"strict": true,
    "target": "esnext",
    "moduleResolution": "node",
    "noEmit": true,
    "esModuleInterop": true,
    "noImplicitAny": true,
    "strictNullChecks": true,
    "forceConsistentCasingInFileNames": true
  "include": [

Again, use the Typescript documentation to find more information about your particular use case and change accordingly.

Nevertheless, have in mind a few settings that I have declared.


I target esnext which means that I decided to usethe latest ECMAScript proposed features (experimentals, etc). Alternatively, you may want to pick other ECMAScript versions, such as ES5, ES6 or ES2015 - but this wouldn’t make much sense since I’ll have Babel to transpile the source-code. Have this in mind, I use the latest available features in Typescript while developing, where separately for distribution Babel computes to the desired ECMAScript version.

Because Babel is transpiling the Tyepscript code for me, the use of modern ES might fail when pass the babel-loader. For example using option chaining fail so had to add the plugin for Babel (atention that its alright in Typescript, this might be confusing if you are not following):

  "babel": {
    "presets": [
    "plugins": [

To complete, the scripts or tasks defined in my package.json are a watch and build process. As follows:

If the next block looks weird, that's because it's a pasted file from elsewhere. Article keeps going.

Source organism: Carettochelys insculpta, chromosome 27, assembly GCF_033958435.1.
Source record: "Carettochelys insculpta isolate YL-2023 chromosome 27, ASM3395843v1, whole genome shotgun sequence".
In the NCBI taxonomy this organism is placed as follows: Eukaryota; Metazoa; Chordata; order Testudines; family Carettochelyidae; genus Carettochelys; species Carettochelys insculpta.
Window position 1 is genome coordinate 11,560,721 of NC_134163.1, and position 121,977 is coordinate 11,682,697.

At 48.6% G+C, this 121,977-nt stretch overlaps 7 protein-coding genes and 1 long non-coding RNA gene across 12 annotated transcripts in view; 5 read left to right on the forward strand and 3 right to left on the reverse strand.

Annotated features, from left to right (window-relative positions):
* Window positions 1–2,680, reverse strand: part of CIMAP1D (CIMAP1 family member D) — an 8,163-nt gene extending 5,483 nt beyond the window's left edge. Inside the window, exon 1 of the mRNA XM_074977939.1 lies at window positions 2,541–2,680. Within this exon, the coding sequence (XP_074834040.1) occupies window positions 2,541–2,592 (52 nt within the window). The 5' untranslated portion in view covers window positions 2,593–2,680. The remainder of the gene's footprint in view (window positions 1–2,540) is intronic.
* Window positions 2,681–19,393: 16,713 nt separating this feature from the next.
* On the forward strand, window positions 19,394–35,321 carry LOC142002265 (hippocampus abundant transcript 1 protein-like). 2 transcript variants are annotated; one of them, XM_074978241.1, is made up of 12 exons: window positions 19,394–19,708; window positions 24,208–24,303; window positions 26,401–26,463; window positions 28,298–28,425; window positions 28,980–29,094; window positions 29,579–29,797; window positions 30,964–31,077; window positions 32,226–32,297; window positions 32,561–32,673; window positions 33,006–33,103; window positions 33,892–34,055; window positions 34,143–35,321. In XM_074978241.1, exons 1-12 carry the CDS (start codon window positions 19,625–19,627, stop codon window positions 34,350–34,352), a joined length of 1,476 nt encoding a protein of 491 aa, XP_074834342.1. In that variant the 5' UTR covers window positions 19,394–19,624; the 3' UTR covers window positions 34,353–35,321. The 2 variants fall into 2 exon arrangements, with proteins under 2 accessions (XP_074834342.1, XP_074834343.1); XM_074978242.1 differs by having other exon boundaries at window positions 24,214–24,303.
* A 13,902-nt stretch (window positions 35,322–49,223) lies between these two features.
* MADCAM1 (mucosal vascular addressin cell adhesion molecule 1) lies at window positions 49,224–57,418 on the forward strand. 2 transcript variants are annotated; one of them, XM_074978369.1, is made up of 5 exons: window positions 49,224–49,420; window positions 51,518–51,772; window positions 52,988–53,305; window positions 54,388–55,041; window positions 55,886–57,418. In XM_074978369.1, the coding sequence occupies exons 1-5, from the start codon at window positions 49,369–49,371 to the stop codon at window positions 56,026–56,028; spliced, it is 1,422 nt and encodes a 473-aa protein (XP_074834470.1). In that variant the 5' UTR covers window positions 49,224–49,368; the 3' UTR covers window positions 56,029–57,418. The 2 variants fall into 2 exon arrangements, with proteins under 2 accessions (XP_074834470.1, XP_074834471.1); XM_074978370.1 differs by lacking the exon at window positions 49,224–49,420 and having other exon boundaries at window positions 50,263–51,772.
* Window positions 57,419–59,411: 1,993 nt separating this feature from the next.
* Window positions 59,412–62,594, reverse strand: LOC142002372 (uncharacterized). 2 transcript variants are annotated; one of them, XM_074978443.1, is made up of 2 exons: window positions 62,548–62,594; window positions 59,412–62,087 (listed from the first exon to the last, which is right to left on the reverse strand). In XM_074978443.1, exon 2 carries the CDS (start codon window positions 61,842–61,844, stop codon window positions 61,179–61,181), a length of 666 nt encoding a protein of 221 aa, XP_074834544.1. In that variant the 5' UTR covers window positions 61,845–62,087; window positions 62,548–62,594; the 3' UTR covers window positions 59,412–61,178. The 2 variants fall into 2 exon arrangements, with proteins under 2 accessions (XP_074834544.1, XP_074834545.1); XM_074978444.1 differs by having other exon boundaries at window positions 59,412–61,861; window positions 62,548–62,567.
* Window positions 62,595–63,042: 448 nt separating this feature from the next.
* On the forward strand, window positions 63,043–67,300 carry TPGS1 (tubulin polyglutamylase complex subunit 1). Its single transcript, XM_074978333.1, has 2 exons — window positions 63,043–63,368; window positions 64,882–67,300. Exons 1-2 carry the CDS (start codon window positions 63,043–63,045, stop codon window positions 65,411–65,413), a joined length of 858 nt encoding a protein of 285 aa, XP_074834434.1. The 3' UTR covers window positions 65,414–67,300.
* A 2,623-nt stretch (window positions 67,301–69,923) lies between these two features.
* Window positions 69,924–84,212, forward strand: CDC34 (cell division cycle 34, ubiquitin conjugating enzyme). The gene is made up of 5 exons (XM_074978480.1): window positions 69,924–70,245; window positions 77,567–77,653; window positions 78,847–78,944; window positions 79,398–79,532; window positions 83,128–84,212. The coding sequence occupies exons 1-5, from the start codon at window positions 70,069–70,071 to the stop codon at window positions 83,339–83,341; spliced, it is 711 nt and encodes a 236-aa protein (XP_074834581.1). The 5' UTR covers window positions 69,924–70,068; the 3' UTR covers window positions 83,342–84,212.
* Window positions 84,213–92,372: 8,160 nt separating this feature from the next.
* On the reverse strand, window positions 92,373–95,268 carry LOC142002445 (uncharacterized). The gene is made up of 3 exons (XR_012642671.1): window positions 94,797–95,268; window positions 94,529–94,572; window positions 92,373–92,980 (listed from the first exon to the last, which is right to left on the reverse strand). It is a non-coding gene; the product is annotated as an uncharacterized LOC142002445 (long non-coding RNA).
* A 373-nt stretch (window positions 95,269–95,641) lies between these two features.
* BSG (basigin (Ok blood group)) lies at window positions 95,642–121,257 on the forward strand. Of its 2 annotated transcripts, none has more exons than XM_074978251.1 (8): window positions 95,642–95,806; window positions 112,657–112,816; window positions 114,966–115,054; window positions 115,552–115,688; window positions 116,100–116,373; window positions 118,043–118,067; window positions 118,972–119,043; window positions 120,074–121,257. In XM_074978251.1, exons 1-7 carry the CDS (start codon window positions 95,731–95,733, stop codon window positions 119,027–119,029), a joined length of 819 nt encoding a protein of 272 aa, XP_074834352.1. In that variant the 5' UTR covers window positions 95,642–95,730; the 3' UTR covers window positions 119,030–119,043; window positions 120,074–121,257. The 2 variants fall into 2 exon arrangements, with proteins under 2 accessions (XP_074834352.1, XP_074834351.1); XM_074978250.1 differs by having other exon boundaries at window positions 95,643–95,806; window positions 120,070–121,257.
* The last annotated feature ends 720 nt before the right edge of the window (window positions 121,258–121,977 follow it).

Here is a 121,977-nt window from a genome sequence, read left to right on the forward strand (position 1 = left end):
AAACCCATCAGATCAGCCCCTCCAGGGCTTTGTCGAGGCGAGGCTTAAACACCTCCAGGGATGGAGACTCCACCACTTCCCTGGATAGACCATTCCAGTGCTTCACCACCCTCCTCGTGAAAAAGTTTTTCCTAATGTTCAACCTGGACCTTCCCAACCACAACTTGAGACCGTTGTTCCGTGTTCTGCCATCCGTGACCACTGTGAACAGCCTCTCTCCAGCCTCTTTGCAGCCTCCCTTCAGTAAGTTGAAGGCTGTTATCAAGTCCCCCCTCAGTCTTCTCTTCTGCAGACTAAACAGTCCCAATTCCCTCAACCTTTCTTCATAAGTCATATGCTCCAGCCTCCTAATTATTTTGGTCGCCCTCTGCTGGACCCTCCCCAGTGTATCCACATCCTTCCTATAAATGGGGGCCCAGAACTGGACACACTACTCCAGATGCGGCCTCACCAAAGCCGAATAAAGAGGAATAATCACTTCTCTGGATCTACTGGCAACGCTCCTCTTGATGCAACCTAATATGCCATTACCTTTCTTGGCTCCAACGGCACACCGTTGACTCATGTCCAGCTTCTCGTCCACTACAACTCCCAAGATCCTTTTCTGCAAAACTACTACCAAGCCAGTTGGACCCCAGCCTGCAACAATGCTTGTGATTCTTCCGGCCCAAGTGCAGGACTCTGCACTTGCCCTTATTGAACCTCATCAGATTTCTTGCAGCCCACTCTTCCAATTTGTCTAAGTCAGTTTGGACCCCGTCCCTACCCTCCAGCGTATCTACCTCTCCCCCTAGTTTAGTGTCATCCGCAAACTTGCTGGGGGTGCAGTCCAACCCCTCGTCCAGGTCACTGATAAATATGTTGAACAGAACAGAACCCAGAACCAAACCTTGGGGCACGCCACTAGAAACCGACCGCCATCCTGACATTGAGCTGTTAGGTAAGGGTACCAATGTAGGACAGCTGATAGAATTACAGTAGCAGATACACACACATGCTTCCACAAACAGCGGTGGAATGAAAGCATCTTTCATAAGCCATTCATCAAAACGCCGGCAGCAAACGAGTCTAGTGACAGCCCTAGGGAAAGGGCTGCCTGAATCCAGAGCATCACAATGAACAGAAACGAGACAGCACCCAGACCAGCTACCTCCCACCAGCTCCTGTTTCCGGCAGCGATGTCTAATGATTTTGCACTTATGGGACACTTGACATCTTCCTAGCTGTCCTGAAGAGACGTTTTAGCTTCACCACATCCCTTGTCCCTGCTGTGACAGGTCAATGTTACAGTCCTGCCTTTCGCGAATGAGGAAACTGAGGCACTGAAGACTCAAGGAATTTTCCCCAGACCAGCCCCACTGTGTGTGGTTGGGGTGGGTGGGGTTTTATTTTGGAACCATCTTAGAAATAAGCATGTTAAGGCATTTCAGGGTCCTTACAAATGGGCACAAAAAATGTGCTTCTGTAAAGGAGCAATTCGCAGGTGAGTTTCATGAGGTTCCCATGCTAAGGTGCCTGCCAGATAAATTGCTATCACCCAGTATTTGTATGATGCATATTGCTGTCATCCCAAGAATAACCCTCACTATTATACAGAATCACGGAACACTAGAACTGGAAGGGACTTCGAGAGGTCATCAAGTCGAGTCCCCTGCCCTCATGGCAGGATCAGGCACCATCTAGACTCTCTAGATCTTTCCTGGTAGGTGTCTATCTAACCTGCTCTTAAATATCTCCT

"scripts": {
    "build:js": "npx webpack --env.NODE_ENV=production --progress --colors --config ./bundler/webpack.common.js",
    "build": "npm run build:js",
    "start:webpack-dev-server": "npx webpack-dev-server --env.NODE_ENV=development --progress --colors --config ./bundler/webpack.common.js"

This should read, run the local version of Babel (that’s what npx means) and read from the source directory src and output the computed transpiled files to ./dist; the remaining flags are optional and you should check the documentation to know more or run the babel man or --help.

Now, it’s important to understand that if we were solely using the TSC we could target a particlar ES version as stated above; since we not using TSC for it, let’s look at how this is done in Babel.

For my Babel target definition, I use the suggest method that is .browserslistrc, that is documented in the offical docs - you can find it here .

You may opt to use the package.json to declare this information or create a file called .browserslistrc. I believe that the method I use for the Babel presets should be the same here and have it in the package.json.

  "browserslist": {
    "production": [
      "last 3 chrome version",
      "last 3 firefox version"

The browserlist uses environment variables to determinate which case to use, but it fallsback to NODE_ENV, if BROWSERSLIST_ENV not available. For a boilerplate, I’ll just have production but this can be extended or changed according to each project need.

CSS Pre-processor#

As stated above I’ve opted to use sass for the simplicity it provides, but any other css pre processor can be used in place, the principles are similar.


The setup I have gives me control over the versioning of the static files:


You can find the repository for this project at: Vanilla Typescript Boilerplate